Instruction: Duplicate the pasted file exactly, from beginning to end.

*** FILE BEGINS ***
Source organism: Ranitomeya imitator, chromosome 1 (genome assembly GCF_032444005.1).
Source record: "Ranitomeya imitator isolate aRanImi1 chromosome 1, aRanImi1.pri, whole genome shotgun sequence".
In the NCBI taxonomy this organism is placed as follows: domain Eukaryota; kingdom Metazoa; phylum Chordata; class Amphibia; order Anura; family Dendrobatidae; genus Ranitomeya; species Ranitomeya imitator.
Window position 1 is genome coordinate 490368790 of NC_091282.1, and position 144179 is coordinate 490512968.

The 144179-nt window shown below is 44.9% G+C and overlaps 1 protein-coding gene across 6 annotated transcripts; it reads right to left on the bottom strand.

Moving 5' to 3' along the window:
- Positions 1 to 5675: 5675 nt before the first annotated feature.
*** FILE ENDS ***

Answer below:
Source organism: Ranitomeya imitator, chromosome 1 (genome assembly GCF_032444005.1).
Source record: "Ranitomeya imitator isolate aRanImi1 chromosome 1, aRanImi1.pri, whole genome shotgun sequence".
In the NCBI taxonomy this organism is placed as follows: domain Eukaryota; kingdom Metazoa; phylum Chordata; class Amphibia; order Anura; family Dendrobatidae; genus Ranitomeya; species Ranitomeya imitator.
Window position 1 is genome coordinate 490368790 of NC_091282.1, and position 144179 is coordinate 490512968.

The 144179-nt window shown below is 44.9% G+C and overlaps 1 protein-coding gene across 6 annotated transcripts; it reads right to left on the bottom strand.

Moving 5' to 3' along the window:
- Positions 1 to 5675: 5675 nt before the first annotated feature.